This same concept was applied for each CRM property type. The place where things a little more interesting is the DynamicEntityProperty – the property used by activities for things like email to’s and from’s. That can actually be several properties in 1 so the code is a lot messier. Also where it gets confusing is that not all properties on an activityparty are ok for create. For instance while processing the to property for emails the source system will pass you a property within the dynamicentityproperty for donotfax. That is not a valid property for create.
Excluding other properties
In the main driver program there were more issues similar to the to for emails – not every property is ok for create. For instance any of the created and modified properties are read only fields. So I added a switch to exclude these fields. I called the metadata service to get a list of which fields are valid for create and created an ArrayList full of them. The driver program looks at each property in the source and if it is in the ArrayList, it passes it on for creation on the target side.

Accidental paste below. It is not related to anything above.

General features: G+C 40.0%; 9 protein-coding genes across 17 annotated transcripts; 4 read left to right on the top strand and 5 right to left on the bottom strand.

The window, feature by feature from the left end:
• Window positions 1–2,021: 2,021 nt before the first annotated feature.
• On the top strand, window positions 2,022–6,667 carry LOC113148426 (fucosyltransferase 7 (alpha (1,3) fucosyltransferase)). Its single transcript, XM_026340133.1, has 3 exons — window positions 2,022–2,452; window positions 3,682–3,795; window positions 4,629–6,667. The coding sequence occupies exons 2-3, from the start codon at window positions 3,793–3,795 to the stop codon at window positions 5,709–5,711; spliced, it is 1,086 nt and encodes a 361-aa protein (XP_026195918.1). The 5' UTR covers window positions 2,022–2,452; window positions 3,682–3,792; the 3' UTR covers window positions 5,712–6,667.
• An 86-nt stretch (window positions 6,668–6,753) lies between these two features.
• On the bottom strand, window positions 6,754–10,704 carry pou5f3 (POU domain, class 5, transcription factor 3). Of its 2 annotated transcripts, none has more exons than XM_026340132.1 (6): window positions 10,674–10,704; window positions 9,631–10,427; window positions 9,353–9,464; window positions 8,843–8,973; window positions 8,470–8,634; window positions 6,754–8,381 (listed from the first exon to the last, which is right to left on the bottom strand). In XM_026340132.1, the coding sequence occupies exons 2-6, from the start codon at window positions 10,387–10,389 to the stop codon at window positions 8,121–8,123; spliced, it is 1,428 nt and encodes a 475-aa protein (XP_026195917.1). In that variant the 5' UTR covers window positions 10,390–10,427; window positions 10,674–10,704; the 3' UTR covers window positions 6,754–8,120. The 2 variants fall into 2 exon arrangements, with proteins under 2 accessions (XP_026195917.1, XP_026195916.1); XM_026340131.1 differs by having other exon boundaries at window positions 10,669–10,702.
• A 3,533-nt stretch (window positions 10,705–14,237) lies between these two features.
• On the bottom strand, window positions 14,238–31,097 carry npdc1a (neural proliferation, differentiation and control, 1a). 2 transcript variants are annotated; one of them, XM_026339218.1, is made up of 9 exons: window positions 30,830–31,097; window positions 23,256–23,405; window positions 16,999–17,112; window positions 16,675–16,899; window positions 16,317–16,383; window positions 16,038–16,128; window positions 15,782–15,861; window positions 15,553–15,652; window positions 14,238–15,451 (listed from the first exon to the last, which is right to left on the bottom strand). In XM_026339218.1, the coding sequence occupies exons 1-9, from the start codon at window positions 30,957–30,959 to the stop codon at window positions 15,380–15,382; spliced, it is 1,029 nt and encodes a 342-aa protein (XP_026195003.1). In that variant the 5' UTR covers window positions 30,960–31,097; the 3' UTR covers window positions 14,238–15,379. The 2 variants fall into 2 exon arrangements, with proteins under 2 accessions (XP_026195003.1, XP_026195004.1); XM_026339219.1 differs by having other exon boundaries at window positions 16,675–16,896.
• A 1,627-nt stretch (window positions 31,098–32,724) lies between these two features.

Finally the code that is used to grab all of the accounts or other entities is pretty much straight from the SDK.
A couple more Gotcha’s
If you are migrating a fully used system then there is a definite order that is required for your migration. For instance Lead has to be done before Account because Accounts have a field called originatingleadid that will throw an error if the lead doesn’t exist yet. There are countless other instances of this. Some of them have to be handled by watching the order – and some a little different.